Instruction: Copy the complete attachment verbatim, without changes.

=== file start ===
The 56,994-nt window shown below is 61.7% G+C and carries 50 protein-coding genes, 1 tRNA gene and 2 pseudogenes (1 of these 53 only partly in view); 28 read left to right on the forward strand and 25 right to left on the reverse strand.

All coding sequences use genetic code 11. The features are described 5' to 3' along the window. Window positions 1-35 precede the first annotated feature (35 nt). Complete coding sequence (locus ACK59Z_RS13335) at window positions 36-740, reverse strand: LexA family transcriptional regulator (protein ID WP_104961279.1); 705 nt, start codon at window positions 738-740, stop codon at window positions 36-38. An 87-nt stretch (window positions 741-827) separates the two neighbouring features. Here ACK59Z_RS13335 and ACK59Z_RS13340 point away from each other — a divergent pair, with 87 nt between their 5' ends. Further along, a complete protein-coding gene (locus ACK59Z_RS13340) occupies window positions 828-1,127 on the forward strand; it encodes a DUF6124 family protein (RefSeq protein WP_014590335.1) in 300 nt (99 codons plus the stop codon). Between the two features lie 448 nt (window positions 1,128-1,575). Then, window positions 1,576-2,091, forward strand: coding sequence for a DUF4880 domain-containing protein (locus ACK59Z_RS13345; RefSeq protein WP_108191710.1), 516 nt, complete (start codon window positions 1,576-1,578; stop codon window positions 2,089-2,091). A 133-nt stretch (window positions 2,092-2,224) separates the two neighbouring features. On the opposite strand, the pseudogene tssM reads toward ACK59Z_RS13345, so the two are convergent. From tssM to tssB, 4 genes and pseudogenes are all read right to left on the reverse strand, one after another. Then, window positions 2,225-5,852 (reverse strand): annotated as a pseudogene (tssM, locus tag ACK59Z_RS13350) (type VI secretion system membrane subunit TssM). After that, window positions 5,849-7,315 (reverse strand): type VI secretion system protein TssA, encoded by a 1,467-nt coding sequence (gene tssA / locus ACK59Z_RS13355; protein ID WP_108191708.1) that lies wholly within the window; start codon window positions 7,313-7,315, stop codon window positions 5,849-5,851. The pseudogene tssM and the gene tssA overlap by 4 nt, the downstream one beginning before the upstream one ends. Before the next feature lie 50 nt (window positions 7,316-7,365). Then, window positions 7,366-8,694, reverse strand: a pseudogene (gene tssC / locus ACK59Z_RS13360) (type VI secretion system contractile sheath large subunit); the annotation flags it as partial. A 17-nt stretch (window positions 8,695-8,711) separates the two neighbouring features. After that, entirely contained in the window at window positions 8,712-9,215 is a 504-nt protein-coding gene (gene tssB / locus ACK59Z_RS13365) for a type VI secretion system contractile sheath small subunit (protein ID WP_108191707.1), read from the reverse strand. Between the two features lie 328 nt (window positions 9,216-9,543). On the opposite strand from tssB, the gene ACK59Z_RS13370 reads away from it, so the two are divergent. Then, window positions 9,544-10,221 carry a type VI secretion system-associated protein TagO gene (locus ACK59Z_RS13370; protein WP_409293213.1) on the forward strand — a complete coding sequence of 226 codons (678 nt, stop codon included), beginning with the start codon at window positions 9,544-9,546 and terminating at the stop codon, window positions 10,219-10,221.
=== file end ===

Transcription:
The 56,994-nt window shown below is 61.7% G+C and carries 50 protein-coding genes, 1 tRNA gene and 2 pseudogenes (1 of these 53 only partly in view); 28 read left to right on the forward strand and 25 right to left on the reverse strand.

All coding sequences use genetic code 11. The features are described 5' to 3' along the window. Window positions 1-35 precede the first annotated feature (35 nt). Complete coding sequence (locus ACK59Z_RS13335) at window positions 36-740, reverse strand: LexA family transcriptional regulator (protein ID WP_104961279.1); 705 nt, start codon at window positions 738-740, stop codon at window positions 36-38. An 87-nt stretch (window positions 741-827) separates the two neighbouring features. Here ACK59Z_RS13335 and ACK59Z_RS13340 point away from each other — a divergent pair, with 87 nt between their 5' ends. Further along, a complete protein-coding gene (locus ACK59Z_RS13340) occupies window positions 828-1,127 on the forward strand; it encodes a DUF6124 family protein (RefSeq protein WP_014590335.1) in 300 nt (99 codons plus the stop codon). Between the two features lie 448 nt (window positions 1,128-1,575). Then, window positions 1,576-2,091, forward strand: coding sequence for a DUF4880 domain-containing protein (locus ACK59Z_RS13345; RefSeq protein WP_108191710.1), 516 nt, complete (start codon window positions 1,576-1,578; stop codon window positions 2,089-2,091). A 133-nt stretch (window positions 2,092-2,224) separates the two neighbouring features. On the opposite strand, the pseudogene tssM reads toward ACK59Z_RS13345, so the two are convergent. From tssM to tssB, 4 genes and pseudogenes are all read right to left on the reverse strand, one after another. Then, window positions 2,225-5,852 (reverse strand): annotated as a pseudogene (tssM, locus tag ACK59Z_RS13350) (type VI secretion system membrane subunit TssM). After that, window positions 5,849-7,315 (reverse strand): type VI secretion system protein TssA, encoded by a 1,467-nt coding sequence (gene tssA / locus ACK59Z_RS13355; protein ID WP_108191708.1) that lies wholly within the window; start codon window positions 7,313-7,315, stop codon window positions 5,849-5,851. The pseudogene tssM and the gene tssA overlap by 4 nt, the downstream one beginning before the upstream one ends. Before the next feature lie 50 nt (window positions 7,316-7,365). Then, window positions 7,366-8,694, reverse strand: a pseudogene (gene tssC / locus ACK59Z_RS13360) (type VI secretion system contractile sheath large subunit); the annotation flags it as partial. A 17-nt stretch (window positions 8,695-8,711) separates the two neighbouring features. After that, entirely contained in the window at window positions 8,712-9,215 is a 504-nt protein-coding gene (gene tssB / locus ACK59Z_RS13365) for a type VI secretion system contractile sheath small subunit (protein ID WP_108191707.1), read from the reverse strand. Between the two features lie 328 nt (window positions 9,216-9,543). On the opposite strand from tssB, the gene ACK59Z_RS13370 reads away from it, so the two are divergent. Then, window positions 9,544-10,221 carry a type VI secretion system-associated protein TagO gene (locus ACK59Z_RS13370; protein WP_409293213.1) on the forward strand — a complete coding sequence of 226 codons (678 nt, stop codon included), beginning with the start codon at window positions 9,544-9,546 and terminating at the stop codon, window positions 10,219-10,221.